How to Create a Custom QR Code in InDesign
Designers are always looking for innovative ways to make their print materials more engaging and valuable to the user, and quick response (QR) codes have arrived as a powerful tool in achieving this goal. In fact, a recent survey found that more than 75% of smartphone users scanned a QR code in 2022, and the same survey found the number of users who scan a QR code is expected to top 99 million by 2025.
This statistical nugget makes it pretty clear that QR codes present an interesting opportunity to build an interactive and dynamic bridge between the print and digital world — regardless of whether the application is personalized direct mail, brochures, or event invitations.
But for those who haven’t designed with QR codes in mind before, there are a lot of questions and unknowns about the best practices for incorporating QR codes in print, not to mention the simplest, most efficient way to create them.
Let’s quickly look at a couple of tips to keep in mind when incorporating QR codes in print, and then we’ll provide a step-by-step guide for how to create a custom QR code using InDesign to help you create more engaging print materials.
The benefits of QR codes in print are numerous. For users, QR codes help extend the print experience with more real estate for them to explore a product or service, and dynamic QR codes that launch frequently updated or even personalized content can help the user feel more connected to a brand. And for designers, QR codes can be a portal to important performance metrics like website views, clicks, video views, and more.
When designing your code in InDesign, it’s helpful to remember that the code behaves just like a native vector art, which means you can apply effects, transparency, and various printing attributes, so long as you:
Know when to create a static or a dynamic QR code. Static QR codes are those that cannot be edited once they’re created and placed in a print piece, which makes them ideal for one-off pieces of content, or digital content that will remain unchanged or only available for a short period of time. Dynamic QR codes are able to accommodate longer URLs and larger amounts of data, and you can quickly and easily update the URL or data in the code in subsequent printings.
Avoid inverting your QR code colors. Want to incorporate your brand colors in your QR design? That’s not a problem. But the trick is to not invert the background and foreground shades of your QR code, as it can make it difficult for smartphones to read the code and successfully open your desired piece of content. To ensure codes can be properly scanned, the background of your code should be lighter than the foreground, and you want to avoid using the same shade for each.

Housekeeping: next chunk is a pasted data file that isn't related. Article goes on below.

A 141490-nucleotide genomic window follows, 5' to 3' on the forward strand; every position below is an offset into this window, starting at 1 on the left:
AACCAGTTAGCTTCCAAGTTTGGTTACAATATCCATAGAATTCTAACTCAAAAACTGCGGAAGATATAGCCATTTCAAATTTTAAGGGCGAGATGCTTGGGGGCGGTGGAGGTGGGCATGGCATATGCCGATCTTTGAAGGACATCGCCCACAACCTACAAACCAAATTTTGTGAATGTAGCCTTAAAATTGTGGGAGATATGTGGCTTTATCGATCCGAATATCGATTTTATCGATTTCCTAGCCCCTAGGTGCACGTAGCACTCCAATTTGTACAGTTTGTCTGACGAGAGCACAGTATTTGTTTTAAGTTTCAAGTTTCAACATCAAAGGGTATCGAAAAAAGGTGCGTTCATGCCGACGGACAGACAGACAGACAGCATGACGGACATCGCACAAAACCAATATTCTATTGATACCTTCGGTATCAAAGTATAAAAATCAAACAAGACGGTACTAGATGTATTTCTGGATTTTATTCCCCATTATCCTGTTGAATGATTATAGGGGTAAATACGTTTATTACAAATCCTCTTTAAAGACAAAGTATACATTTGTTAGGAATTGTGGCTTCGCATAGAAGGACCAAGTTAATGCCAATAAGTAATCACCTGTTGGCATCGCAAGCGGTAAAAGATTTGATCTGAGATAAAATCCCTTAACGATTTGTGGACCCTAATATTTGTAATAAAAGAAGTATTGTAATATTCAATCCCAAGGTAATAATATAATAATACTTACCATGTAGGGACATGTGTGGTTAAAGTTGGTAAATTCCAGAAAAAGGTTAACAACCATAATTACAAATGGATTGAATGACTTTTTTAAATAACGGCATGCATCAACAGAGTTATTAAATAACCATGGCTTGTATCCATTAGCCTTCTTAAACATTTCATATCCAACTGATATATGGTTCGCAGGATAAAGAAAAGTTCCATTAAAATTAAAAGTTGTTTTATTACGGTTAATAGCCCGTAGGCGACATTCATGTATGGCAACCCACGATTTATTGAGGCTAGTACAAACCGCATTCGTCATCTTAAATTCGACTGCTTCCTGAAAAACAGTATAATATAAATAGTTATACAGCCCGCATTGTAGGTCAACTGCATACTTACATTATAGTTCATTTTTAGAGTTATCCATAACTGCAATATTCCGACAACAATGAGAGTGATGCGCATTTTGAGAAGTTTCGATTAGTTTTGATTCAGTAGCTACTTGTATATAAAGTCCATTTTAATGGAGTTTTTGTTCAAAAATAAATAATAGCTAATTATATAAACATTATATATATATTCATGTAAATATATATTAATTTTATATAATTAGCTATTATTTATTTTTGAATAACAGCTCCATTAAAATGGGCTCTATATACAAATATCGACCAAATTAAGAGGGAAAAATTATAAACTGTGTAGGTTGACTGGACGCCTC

Prioritize size and placement. With placement, you want to avoid placing the code near any folds, creases, or bindings, or between pages. The dimensions of your code is also critical to ensure it functions correctly. For standard fliers or brochures, the ideal dimensions are 32 x 32 mm, or 1.25’ x 1.25’. You also want to ensure enough negative space around the QR so as other design elements or text do not interfere with a successful scan.
Make sure your QR code has a call-to-action. CTAs with QR codes in print have the same purpose as CTAs on a website, blog, or landing page. Your code CTA should properly inform the user on what will happen once the code is scanned, and, ideally, it should be catchy and impart a sense of urgency.
With a couple of best practices under your belt, let’s look at the step-by-step instructions for how to design a quality QR code in InDesign to help take your print materials to the next level of user engagement.
First, from the main menu, Choose Object > Generate QR Code. You should then see a Generate QR Code dialog box. Then, in the Content Tab of the dialog box, select one of the following data types in the drop-down list:
If you want to apply specific brand or design colors to the code, switch to the Color Tab and select your desired color. The default color for a QR code is black with a transparent background. If you have selected a specific frame before generating the code, the code will be placed in that selected frame and replace any existing content. If you have not selected a frame, you can insert the code just like a traditional EPS object. Once the code is inserted, it will also function exactly like an EPS object.
Once your QR code is generated and placed, you can edit by double-clicking inside the frame and choosing Object > Edit QR Code. An Edit QR Code box should appear, and from here you can edit or customize the type of your code, color information, data, and more. In addition, you can use InDesign’s Selection tool to appropriately size your code or make any additional edits to its dimensions.
Incorporating QR codes into your print materials will better equip your projects to make a meaningful, lasting connection with your audience, and it will also create new pathways for you to explore how this technology can inform and enhance your creativity. Have you infused innovation and ingenuity into print using QR codes? Tell us about the project and we’ll feature it in an upcoming Dots & Pixels project spotlight.